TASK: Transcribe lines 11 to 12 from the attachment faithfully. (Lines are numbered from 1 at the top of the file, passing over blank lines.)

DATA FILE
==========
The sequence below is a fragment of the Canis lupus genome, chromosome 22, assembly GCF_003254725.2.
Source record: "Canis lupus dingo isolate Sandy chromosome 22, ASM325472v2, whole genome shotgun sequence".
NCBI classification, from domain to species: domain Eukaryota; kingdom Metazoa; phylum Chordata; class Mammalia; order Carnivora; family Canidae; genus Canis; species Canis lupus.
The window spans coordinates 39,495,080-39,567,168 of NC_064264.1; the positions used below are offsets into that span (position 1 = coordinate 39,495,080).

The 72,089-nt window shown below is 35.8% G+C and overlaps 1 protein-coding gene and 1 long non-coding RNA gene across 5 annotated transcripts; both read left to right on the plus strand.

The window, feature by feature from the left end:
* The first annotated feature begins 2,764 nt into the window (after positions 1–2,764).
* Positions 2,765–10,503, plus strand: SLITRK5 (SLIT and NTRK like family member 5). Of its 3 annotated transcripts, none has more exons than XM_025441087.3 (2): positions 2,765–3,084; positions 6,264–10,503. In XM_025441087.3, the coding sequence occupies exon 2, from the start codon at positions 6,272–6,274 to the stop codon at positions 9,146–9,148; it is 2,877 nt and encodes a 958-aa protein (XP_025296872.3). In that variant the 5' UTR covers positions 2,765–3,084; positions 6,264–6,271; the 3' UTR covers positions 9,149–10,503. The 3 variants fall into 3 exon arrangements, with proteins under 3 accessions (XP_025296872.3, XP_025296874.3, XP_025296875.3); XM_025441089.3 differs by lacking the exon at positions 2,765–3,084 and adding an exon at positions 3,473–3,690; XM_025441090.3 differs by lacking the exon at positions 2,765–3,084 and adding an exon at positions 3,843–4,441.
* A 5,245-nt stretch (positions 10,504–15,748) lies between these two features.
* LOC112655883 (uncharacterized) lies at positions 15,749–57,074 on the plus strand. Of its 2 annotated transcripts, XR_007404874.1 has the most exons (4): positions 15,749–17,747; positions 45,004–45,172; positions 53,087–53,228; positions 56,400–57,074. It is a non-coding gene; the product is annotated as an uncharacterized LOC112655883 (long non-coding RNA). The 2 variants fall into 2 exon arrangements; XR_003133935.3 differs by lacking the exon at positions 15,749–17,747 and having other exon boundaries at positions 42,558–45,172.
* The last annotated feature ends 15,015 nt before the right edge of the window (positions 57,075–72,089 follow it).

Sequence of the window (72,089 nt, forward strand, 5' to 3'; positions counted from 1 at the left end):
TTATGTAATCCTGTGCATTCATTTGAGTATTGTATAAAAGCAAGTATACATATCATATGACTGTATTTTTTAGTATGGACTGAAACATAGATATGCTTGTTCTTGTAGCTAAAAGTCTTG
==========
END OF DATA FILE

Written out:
* The last annotated feature ends 15,015 nt before the right edge of the window (positions 57,075–72,089 follow it).

Sequence of the window (72,089 nt, forward strand, 5' to 3'; positions counted from 1 at the left end):